Top Ten Training Tips for RAGBRAI: #1 Riding Safely
- 3 April, 2017
- TJ Juskiewicz
This year I am going to focus my training blogs on 10 important topics for preparing well for RAGBRAI. These are based on questions and comments I have received over the years. They aren’t in any particular order, except this first topic: Safety. Safety is by far the most important topic for riding RAGBRAI. If you have a mishap, either in training or on RAGBRAI, it could ruin your whole ride. So I’ll address a few safety tips to consider as you being your training.
Traffic: Obviously all cyclists worry about sharing the road with traffic, especially when the traffic is not good at sharing. One important thing to remember is that if you expect vehicles to share the road with you, you need to obey the rules of the road and ride your bike the way you’d like to see cyclists ride if you were driving a car. This includes riding a straight line and not weaving into the lane. One of the most irritating things for me as a driver is when I see a cyclist ride right through a stop sign or stop light. If cyclists expect cars to treat them with respect, we need to ride with respect to vehicles as well. That won’t solve all the situations with irate drivers, but it will help avoid making more of them.
Also, be polite. If in doubt such as at an intersection, when vehicles are often uncertain if you are going to blow through or not, stop, put your foot down, make eye contact with the driver and wave them on if they are hesitating. I find that when I do that, they often wave me through. Respect – it goes both ways.
Use common sense when selecting roads to ride on. Other than interstates, it is legal to ride a bike on most other roads, but that doesn’t mean we should. On narrow, high traffic roads, or at least at certain times of the day or week, you may want to avoid certain roads. A good example are four lane roads with a curb on the side, where you have nowhere to go if you get pinched by a vehicle coming by too close. Sometimes I come across a cyclist on roads like this, holding up traffic. This is not a good way to make friends with cars and is dangerous. Yes, we have a right to the road, but some roads just are better than others.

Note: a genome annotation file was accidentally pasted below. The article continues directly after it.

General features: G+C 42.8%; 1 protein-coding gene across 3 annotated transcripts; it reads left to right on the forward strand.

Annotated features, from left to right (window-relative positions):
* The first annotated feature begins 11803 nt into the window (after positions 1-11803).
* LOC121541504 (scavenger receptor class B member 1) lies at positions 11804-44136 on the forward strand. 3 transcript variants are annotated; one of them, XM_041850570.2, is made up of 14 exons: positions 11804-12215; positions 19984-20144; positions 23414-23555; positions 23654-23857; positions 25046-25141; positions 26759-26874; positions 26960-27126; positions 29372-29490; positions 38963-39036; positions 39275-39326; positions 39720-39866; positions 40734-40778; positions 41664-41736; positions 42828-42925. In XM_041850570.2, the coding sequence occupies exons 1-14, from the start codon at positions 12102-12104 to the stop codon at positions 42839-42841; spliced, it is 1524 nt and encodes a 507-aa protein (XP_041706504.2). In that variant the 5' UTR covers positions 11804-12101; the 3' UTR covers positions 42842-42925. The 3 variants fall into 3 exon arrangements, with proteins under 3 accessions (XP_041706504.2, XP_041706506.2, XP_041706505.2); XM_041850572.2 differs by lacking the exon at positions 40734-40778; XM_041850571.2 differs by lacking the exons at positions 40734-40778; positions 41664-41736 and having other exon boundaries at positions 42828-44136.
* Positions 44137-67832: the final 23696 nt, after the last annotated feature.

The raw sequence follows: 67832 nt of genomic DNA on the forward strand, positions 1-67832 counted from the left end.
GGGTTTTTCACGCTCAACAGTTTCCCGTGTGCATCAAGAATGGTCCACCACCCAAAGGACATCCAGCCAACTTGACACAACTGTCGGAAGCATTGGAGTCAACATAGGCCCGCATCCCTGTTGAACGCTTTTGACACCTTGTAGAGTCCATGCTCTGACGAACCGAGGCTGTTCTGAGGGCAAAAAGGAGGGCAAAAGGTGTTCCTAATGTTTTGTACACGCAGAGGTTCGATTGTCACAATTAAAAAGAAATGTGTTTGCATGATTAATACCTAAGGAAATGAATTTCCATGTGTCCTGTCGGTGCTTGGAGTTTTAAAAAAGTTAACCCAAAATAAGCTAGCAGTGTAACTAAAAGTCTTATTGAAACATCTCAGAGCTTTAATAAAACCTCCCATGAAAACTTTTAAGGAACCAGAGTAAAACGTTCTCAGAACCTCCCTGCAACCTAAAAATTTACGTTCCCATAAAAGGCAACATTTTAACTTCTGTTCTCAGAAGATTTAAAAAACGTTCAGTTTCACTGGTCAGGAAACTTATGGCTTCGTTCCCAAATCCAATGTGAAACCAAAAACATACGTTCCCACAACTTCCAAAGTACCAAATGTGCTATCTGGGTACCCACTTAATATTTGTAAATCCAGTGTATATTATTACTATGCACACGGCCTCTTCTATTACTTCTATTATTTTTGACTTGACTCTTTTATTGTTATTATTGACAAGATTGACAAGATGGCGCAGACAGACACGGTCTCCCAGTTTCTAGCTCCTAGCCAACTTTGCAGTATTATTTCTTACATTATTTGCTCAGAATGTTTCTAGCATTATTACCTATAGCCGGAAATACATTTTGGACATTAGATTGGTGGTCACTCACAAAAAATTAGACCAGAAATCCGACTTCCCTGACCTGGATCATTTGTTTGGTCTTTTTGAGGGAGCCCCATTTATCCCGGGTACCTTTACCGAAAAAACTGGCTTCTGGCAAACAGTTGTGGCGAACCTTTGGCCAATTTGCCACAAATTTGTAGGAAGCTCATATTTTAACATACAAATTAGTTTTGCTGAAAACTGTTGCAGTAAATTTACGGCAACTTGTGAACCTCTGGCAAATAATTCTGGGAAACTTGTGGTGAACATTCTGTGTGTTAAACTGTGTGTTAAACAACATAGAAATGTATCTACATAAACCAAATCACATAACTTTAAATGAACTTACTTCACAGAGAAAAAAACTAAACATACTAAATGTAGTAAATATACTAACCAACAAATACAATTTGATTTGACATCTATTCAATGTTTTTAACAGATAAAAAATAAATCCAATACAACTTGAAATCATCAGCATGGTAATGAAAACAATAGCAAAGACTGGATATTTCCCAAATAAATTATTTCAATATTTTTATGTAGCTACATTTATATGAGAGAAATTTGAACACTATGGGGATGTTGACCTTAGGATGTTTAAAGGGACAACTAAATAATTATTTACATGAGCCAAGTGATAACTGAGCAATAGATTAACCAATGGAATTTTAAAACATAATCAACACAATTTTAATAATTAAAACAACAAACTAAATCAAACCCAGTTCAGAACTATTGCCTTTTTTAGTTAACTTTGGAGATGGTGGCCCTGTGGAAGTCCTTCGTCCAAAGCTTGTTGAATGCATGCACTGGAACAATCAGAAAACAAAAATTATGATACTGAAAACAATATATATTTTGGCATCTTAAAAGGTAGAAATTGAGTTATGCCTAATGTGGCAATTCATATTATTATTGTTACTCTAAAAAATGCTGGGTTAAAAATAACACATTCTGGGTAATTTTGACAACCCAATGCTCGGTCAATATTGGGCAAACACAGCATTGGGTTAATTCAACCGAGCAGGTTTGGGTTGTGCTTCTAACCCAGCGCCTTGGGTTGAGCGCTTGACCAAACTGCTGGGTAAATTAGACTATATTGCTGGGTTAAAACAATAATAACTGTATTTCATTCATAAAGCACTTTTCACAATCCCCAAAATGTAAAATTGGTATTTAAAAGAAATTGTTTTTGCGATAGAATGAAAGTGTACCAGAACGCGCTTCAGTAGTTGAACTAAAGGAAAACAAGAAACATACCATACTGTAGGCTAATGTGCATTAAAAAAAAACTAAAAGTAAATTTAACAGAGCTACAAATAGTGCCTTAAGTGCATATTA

Road Hazards: Always be on the lookout for holes or debris in the road ahead of you. Holes, cracks, and street drains can catch your tire and throw you for a tumble, or at the very least give you a flat. Watch out for gravel and sand in the road, especially on curves and corners. When the road is wet, it is more slick than a dry road, and manhole covers, railroad tracks and painted markings on the road are very slippery so avoid those and if you can’t avoid them, ride straight across them. When riding with others, if you are in the lead shout out any holes or debris you see ahead, as the people behind you can’t see them coming.
Cyclists: One thing that can overwhelm people about RAGBRAI is having to share the road with thousands of other cyclists. I’ve never seen a road so full of cyclists. This can be intimidating to riders would mostly ride alone or with one or two other trusted fellow cyclists. The best advice I can give is to ride defensively. Remember, there are a lot of fairly novice cyclists on RAGBRAI. Even if you are accomplished, be on the lookout for those around you who may make unpredictable moves. This can be especially tricky on downhills. Keep your distance from other riders. Don’t follow (draft) too closely behind riders. While this is okay to do in a small group of trusted friends, if you are competent, it is not to be done with lots of unfamiliar riders around. Always pass on the left. Avoid passing on the right and never ride between two riders. Avoid passing too closely or too quickly as it might startle the other rider. Again, even if you are skilled, the people around you won’t be and may react unpredictably. When training, look for groups to ride with to gain experience riding closely with others. Look for organized rides you can join where there will be a lots of others around you.
Other Tips: When riding, you should have information somewhere on you that has your name, address, and an emergency contact. If you have a medical condition, include that as well. There are wristbands you can buy that have this information on them, or you can simply have this information in your helmet or pocket. I have a laminated card I keep in a plastic sleeve along with my money and phone when I ride.
Coach David Ertl
David Ertl is a USA Cycling Level 1 Coach. He coaches the Des Moines Cycle Club Race Team, JDRF Ride To Cure Diabetes and individual cyclists through the Peaks Coaching Group. He also provides cycling training plans and ebooks at his website: http://www.CyclesportCoaching.com . He can be contacted at email@example.com.
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